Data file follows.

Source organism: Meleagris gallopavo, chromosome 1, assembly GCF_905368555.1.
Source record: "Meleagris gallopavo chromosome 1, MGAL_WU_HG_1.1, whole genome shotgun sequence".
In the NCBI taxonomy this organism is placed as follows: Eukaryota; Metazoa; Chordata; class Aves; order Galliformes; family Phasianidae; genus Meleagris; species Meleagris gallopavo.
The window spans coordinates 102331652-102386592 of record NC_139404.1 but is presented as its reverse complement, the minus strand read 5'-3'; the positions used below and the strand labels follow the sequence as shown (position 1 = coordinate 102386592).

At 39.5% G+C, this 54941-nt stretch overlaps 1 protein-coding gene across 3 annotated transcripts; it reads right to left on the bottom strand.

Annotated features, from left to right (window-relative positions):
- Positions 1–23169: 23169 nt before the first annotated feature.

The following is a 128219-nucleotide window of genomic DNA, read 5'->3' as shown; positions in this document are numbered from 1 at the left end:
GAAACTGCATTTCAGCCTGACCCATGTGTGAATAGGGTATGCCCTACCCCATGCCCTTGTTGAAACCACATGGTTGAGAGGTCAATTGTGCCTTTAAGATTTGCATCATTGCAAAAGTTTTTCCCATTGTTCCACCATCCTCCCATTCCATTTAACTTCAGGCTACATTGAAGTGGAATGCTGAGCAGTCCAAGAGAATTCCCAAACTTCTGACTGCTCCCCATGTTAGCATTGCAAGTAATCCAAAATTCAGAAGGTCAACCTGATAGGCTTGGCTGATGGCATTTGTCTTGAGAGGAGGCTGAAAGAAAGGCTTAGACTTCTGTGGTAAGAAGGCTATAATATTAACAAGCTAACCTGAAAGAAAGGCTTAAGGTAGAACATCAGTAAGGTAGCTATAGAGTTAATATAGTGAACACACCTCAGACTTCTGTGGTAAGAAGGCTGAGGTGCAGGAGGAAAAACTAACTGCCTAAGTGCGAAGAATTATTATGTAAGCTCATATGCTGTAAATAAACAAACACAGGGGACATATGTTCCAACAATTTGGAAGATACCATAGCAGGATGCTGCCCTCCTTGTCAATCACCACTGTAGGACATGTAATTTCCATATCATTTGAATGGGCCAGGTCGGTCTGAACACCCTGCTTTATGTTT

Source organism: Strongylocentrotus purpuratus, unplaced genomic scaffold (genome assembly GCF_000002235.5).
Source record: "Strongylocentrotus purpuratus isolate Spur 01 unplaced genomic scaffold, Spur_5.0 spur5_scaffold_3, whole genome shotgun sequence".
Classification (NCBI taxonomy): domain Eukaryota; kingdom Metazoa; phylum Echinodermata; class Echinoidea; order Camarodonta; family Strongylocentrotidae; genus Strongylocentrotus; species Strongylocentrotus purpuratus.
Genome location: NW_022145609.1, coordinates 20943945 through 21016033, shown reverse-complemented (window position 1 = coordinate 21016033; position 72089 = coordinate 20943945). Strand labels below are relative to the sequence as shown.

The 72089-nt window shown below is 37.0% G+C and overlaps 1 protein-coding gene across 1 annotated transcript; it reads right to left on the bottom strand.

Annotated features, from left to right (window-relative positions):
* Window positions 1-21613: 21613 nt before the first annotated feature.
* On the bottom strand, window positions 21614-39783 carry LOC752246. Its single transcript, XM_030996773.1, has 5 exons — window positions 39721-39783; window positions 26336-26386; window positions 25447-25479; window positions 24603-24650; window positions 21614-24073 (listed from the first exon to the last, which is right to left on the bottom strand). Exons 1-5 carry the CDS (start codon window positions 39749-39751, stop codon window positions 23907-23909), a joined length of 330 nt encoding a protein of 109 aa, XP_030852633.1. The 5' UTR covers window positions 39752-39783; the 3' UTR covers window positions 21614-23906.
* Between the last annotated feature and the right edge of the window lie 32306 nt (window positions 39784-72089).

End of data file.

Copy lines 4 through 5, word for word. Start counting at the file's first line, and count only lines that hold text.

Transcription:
The window spans coordinates 102331652-102386592 of record NC_139404.1 but is presented as its reverse complement, the minus strand read 5'-3'; the positions used below and the strand labels follow the sequence as shown (position 1 = coordinate 102386592).

At 39.5% G+C, this 54941-nt stretch overlaps 1 protein-coding gene across 3 annotated transcripts; it reads right to left on the bottom strand.